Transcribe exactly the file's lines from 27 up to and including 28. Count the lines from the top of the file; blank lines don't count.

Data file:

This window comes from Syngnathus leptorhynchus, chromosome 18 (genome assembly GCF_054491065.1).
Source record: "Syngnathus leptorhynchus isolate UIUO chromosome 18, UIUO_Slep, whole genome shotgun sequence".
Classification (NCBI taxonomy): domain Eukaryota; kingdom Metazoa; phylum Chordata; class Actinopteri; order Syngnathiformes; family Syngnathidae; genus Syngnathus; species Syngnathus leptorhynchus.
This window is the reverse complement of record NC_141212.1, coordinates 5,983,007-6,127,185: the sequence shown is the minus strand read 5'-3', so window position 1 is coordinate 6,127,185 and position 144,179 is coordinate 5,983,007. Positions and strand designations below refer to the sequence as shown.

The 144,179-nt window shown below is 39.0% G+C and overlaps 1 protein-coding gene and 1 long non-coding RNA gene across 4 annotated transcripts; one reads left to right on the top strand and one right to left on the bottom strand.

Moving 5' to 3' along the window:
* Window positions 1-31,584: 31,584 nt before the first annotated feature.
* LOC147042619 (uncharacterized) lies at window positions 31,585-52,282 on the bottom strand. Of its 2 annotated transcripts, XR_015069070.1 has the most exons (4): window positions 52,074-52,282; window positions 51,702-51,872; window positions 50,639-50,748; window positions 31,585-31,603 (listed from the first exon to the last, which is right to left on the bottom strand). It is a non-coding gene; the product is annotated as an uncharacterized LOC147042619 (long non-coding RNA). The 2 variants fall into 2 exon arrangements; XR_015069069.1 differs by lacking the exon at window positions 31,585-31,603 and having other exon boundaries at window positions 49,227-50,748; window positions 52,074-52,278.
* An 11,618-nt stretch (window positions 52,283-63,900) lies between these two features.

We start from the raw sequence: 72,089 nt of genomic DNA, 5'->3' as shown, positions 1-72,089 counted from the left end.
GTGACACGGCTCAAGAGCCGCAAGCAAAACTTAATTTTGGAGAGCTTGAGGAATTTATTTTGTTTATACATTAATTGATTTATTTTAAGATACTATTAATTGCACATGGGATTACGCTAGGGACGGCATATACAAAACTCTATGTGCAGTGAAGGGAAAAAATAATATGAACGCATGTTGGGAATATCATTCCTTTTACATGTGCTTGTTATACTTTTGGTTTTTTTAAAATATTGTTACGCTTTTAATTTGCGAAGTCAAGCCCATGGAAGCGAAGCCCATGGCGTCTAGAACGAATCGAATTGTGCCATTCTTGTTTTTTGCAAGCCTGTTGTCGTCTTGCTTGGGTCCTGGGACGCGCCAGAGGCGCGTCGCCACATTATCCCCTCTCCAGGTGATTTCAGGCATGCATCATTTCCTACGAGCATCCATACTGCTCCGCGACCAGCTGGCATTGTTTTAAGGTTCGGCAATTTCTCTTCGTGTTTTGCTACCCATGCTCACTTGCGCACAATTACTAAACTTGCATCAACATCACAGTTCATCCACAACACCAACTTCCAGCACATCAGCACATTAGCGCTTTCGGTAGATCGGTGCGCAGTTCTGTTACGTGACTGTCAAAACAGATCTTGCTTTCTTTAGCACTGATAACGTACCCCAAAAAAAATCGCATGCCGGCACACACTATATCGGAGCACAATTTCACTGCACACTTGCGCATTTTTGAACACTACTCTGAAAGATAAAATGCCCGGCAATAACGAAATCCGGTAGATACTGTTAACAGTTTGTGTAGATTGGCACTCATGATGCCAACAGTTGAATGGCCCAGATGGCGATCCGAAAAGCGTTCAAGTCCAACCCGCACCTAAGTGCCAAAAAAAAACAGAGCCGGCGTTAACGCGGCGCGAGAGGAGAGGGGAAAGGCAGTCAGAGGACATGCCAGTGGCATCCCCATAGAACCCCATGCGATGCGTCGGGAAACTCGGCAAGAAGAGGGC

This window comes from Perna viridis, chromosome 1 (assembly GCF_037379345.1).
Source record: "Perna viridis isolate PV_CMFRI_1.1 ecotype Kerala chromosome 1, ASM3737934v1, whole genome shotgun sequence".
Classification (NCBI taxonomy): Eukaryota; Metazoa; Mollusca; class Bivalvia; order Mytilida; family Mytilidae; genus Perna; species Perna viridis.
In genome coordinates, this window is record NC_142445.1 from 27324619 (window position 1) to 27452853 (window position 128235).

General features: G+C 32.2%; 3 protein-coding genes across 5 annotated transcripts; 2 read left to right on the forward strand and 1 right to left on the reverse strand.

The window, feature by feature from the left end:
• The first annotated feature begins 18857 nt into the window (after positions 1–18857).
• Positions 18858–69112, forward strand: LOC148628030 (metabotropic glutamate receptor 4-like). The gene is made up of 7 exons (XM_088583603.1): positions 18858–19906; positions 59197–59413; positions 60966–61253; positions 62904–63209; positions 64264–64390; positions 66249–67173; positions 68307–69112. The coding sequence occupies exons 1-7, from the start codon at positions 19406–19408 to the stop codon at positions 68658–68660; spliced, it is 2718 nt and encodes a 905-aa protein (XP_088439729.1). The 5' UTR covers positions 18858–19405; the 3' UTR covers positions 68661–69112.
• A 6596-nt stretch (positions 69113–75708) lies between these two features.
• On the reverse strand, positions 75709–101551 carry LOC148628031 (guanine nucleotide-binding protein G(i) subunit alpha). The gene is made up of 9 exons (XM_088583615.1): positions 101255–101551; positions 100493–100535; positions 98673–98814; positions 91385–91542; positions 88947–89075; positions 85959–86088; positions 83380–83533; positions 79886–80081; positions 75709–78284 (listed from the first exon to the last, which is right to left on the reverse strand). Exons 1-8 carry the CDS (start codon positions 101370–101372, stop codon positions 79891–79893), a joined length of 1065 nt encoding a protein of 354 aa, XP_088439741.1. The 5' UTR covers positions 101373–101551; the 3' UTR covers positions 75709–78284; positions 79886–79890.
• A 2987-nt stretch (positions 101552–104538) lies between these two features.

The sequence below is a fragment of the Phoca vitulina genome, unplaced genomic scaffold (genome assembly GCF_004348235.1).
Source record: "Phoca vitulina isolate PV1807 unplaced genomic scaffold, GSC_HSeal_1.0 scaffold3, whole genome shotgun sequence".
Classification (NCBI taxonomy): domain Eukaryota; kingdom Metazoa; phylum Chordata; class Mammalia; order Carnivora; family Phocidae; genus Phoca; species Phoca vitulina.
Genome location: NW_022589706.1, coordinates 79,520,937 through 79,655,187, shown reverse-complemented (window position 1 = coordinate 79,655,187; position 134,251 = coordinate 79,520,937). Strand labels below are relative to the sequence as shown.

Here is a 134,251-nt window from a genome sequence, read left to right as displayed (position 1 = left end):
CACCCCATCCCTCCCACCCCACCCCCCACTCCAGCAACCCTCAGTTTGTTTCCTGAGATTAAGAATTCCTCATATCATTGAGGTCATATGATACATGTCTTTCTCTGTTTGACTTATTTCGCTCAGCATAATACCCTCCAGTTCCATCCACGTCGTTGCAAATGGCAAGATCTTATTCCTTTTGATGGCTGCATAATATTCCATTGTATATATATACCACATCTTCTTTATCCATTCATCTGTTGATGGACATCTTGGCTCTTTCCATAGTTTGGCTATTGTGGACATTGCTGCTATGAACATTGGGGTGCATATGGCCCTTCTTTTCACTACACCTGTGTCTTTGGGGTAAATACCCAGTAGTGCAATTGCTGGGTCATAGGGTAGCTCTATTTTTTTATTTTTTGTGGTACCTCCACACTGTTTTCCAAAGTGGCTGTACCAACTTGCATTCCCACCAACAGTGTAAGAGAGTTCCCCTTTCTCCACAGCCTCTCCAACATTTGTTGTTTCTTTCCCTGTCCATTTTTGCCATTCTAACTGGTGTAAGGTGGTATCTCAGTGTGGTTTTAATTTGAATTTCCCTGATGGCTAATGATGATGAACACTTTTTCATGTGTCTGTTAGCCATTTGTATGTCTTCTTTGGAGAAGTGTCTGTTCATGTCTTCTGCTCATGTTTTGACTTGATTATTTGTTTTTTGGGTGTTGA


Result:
Here is a 134,251-nt window from a genome sequence, read left to right as displayed (position 1 = left end):
CACCCCATCCCTCCCACCCCACCCCCCACTCCAGCAACCCTCAGTTTGTTTCCTGAGATTAAGAATTCCTCATATCATTGAGGTCATATGATACATGTCTTTCTCTGTTTGACTTATTTCGCTCAGCATAATACCCTCCAGTTCCATCCACGTCGTTGCAAATGGCAAGATCTTATTCCTTTTGATGGCTGCATAATATTCCATTGTATATATATACCACATCTTCTTTATCCATTCATCTGTTGATGGACATCTTGGCTCTTTCCATAGTTTGGCTATTGTGGACATTGCTGCTATGAACATTGGGGTGCATATGGCCCTTCTTTTCACTACACCTGTGTCTTTGGGGTAAATACCCAGTAGTGCAATTGCTGGGTCATAGGGTAGCTCTATTTTTTTATTTTTTGTGGTACCTCCACACTGTTTTCCAAAGTGGCTGTACCAACTTGCATTCCCACCAACAGTGTAAGAGAGTTCCCCTTTCTCCACAGCCTCTCCAACATTTGTTGTTTCTTTCCCTGTCCATTTTTGCCATTCTAACTGGTGTAAGGTGGTATCTCAGTGTGGTTTTAATTTGAATTTCCCTGATGGCTAATGATGATGAACACTTTTTCATGTGTCTGTTAGCCATTTGTATGTCTTCTTTGGAGAAGTGTCTGTTCATGTCTTCTGCTCATGTTTTGACTTGATTATTTGTTTTTTGGGTGTTGA